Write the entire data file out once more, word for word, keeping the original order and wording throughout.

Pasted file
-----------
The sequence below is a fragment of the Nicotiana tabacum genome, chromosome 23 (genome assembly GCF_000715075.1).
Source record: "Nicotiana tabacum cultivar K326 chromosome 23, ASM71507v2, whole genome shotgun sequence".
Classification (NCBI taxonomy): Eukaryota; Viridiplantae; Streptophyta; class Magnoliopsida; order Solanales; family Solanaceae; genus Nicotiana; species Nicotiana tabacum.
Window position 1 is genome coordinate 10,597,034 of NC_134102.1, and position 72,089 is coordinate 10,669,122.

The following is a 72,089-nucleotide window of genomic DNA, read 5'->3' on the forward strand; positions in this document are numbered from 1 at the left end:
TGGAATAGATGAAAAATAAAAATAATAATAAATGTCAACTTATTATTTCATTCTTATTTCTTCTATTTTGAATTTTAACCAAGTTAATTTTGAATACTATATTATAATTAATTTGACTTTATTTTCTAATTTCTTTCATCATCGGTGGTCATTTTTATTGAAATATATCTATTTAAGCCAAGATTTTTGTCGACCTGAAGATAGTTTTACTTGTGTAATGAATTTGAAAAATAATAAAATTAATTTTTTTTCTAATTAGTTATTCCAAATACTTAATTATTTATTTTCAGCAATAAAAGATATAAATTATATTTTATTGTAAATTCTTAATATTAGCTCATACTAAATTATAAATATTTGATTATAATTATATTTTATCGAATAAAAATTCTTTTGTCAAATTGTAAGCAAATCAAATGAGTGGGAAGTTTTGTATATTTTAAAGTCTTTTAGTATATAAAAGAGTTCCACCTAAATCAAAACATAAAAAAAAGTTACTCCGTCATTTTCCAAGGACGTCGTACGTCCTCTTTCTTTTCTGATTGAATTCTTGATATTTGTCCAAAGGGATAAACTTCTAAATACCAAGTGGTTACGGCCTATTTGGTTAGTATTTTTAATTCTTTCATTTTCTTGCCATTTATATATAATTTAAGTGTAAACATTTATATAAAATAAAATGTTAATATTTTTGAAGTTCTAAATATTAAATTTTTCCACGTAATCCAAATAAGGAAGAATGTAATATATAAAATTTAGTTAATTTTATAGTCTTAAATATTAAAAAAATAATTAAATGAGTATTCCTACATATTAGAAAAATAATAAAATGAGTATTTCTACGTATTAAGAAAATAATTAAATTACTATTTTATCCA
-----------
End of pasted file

The sequence below is a fragment of the Nicotiana tabacum genome, chromosome 23 (genome assembly GCF_000715075.1).
Source record: "Nicotiana tabacum cultivar K326 chromosome 23, ASM71507v2, whole genome shotgun sequence".
Classification (NCBI taxonomy): Eukaryota; Viridiplantae; Streptophyta; class Magnoliopsida; order Solanales; family Solanaceae; genus Nicotiana; species Nicotiana tabacum.
Window position 1 is genome coordinate 10,597,034 of NC_134102.1, and position 72,089 is coordinate 10,669,122.

The following is a 72,089-nucleotide window of genomic DNA, read 5'->3' on the forward strand; positions in this document are numbered from 1 at the left end:
TGGAATAGATGAAAAATAAAAATAATAATAAATGTCAACTTATTATTTCATTCTTATTTCTTCTATTTTGAATTTTAACCAAGTTAATTTTGAATACTATATTATAATTAATTTGACTTTATTTTCTAATTTCTTTCATCATCGGTGGTCATTTTTATTGAAATATATCTATTTAAGCCAAGATTTTTGTCGACCTGAAGATAGTTTTACTTGTGTAATGAATTTGAAAAATAATAAAATTAATTTTTTTTCTAATTAGTTATTCCAAATACTTAATTATTTATTTTCAGCAATAAAAGATATAAATTATATTTTATTGTAAATTCTTAATATTAGCTCATACTAAATTATAAATATTTGATTATAATTATATTTTATCGAATAAAAATTCTTTTGTCAAATTGTAAGCAAATCAAATGAGTGGGAAGTTTTGTATATTTTAAAGTCTTTTAGTATATAAAAGAGTTCCACCTAAATCAAAACATAAAAAAAAGTTACTCCGTCATTTTCCAAGGACGTCGTACGTCCTCTTTCTTTTCTGATTGAATTCTTGATATTTGTCCAAAGGGATAAACTTCTAAATACCAAGTGGTTACGGCCTATTTGGTTAGTATTTTTAATTCTTTCATTTTCTTGCCATTTATATATAATTTAAGTGTAAACATTTATATAAAATAAAATGTTAATATTTTTGAAGTTCTAAATATTAAATTTTTCCACGTAATCCAAATAAGGAAGAATGTAATATATAAAATTTAGTTAATTTTATAGTCTTAAATATTAAAAAAATAATTAAATGAGTATTCCTACATATTAGAAAAATAATAAAATGAGTATTTCTACGTATTAAGAAAATAATTAAATTACTATTTTATCCA